Before taking up photography, Donald Weber trained as an architect and worked with Rem Koolhaas in Rotterdam, Netherlands.
Weber is the author of three photography books. Interrogations, which looks at post-Soviet authority in Ukraine and Russia, has gone on to much acclaim; it was selected to be included in Martin Parr’s and Gerry Badger’s seminal The Photobook: A History, Volume III.
Among his numerous awards and fellowships are a Guggenheim Fellowship, the Lange-Taylor Prize, the Duke and Duchess of York Prize, and two World Press Photo Awards. His work was also shortlisted for the prestigious Scotiabank Photography Prize.
Weber’s diverse photography projects have been exhibited as installations, exhibitions, and screenings at festivals and galleries worldwide.
Currently Don is working on his next project, War Sand, about historic sacrifice and the meaning of war in our modern world. He is represented by Circuit Gallery in Toronto.
What would you like to be known for?
kind, genuine, and tried to find some meaning in this world.
You studied architecture, why were you drawn to photography and in particular documentary?
I actually always wanted to be a photojournalist, but when I was in my final year of high school and preparing to apply to university, I asked my photography teacher for advice on which photo program would best suit me. His answer? “Neither. You suck as a photographer.” True quote, by the way. So, that day I went home and put my camera away, not to be picked up again for another decade. Architecture was essentially a fallback, an alternate plan for a future I thought I knew, but didn’t.rnrnAs to why am I a documentarian, it’s easy. In 1984, when I was 11, I was driving with my father when we passed by an ice hockey arena with a sign out front welcoming players from the Soviet Union. I read the sign, but thought nothing of it. My father leaned over, and whispered: “Those people don’t have any butter.” I had no idea why he whispered. We were alone in the car.rnrnI recall thinking, what a stupid thing to say. Perhaps my father wasn’t the all-knowing dad he had been until that point. But it made me ask a simple question, something I still frequently invoke: “Why?” Why wouldn’t they have any butter? Who doesn’t have butter? There must be reasons. So I set out to find these reasons. Thirty years later, I am still trying to figure this out.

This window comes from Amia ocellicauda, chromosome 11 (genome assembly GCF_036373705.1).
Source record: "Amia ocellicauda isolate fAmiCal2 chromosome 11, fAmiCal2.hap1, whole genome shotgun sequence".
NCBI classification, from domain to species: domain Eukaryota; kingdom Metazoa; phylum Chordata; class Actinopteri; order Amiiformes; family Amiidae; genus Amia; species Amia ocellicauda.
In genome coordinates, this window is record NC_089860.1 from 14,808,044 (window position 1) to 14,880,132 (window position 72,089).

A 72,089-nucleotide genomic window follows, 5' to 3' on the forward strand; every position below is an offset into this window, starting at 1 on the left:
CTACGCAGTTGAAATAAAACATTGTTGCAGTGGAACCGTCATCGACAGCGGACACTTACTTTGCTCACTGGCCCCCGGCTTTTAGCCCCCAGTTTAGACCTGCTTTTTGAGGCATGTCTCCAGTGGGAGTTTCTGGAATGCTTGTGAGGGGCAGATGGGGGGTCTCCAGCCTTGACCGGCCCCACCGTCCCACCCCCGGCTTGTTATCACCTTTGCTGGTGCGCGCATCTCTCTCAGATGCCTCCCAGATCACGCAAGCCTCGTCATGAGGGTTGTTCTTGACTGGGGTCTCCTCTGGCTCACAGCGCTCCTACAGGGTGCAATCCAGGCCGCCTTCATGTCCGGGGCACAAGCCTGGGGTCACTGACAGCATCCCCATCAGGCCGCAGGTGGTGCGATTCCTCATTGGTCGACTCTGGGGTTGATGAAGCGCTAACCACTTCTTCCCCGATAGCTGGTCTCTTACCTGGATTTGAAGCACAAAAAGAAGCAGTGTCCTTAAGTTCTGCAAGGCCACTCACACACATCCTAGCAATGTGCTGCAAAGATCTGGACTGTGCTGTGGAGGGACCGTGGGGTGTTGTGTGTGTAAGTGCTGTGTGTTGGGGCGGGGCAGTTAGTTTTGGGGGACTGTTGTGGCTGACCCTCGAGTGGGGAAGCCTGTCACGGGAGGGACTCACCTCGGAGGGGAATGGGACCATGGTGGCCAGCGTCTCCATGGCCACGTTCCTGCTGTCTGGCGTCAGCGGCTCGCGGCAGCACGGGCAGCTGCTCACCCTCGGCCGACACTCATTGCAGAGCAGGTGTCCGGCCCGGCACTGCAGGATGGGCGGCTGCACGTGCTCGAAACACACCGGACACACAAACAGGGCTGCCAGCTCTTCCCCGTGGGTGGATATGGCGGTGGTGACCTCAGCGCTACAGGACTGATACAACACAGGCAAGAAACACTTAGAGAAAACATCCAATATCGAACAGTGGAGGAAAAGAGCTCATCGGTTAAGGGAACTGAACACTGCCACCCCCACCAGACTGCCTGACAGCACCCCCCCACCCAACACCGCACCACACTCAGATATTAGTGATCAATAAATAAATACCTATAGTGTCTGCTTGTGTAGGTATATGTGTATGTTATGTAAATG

Many people know of you from the work Interrogations, and have questioned whether it is fictional or documentary. How do you respond?
Many people question this? I am not so sure, in fact in general I think people understand the inherent theme of Interrogations, which essentially seeks to show the brutality and helplessness that undergirds almost all societies. French philosopher Louis Althusser famously placed the moment we recognize our subservience to the authority of a state in a street scene where one is confronted by a police officer. The officer, writes Althusser, shouts: “‘Hey, you there!’ Assuming that the theoretical scene I have imagined takes place on the street, the hailed individual will turn round. By this mere one-hundred-and-eighty-degree physical conversion, he becomes a subject.”rnrnAll of us understand subjugation, and therefore I think most people respond to this innate human emotion, which I usually stress.
You are the photoeditor of Raw View magazine, what kind of photography do you feel an emotional connection with?
Work that is deeply personal to the creator, I don’t care how they do it, it just has to have utter connection to the photographer. I know immediately when a photographer believes in their work, ultimate meaning is a profound thing that can never be determined, but it can be expressed, and that for me is the strongest work.
You have spent years working in Ukraine - what's the most essential sentence or phrase that you would teach your colleagues?
Not to confuse “pizdets” ( a terrible swear word, like fucking shit) with “pizdato,” the opposite of fucking shit, more like “This is so amazingly incredible.” And I definitely used pizdets and pizdato on equal occasion in Ukraine.
Can you tell us about the most challenging situation you have had to overcome in your career?
Yes – my career! Even that word is incredibly complex – career. It implies not just today, tomorrow or even the further future, but your entire arc of being a creative professional. To me, it’s always a challenge to consistently move forward, build upon what I have learned, discard what blocks me and mount the next step. Being a professional photographer is like the old school Atari video game ‘Frogger,’ one must try to cross the busy highway without getting crushed under the wheels of speeding, and maniac drivers. Dodging, jumping, waiting, and anticipating the next move. At times you jump forward, at times you’re thrown back. Ultimately, it’s about the progression forward, accepting those setbacks that guide you to the grander dream of getting to the other side.
What do you refuse to see?
I am absolutely terrified of large manmade structures underwater. I could never be a scuba diver, let alone an underwater photographer swimming around the bottoms of large ships, oil rigs and other unnatural structures in the sea. Terribly frightening and I hope to never see this in my life.
If you had one night and one bottle of vodka - who would share it with and where?
I’d go back to Ukraine and try to find Viktor, a man of my exact age and a subject of many of my photos. He is a great storyteller, a true raconteur. Viktor taught me the value and meaning of narrative, that in order to measure our humanity we need to make sense of our experiences, and the only way we can do that is to tell stories. I’d sit up all night eating potatoes and drinking vodka with him, indulging and anticipating new lessons he could share with me. Are you there, Viktor?
Which three words hold the most meaning to you?
Mom, dad, sister.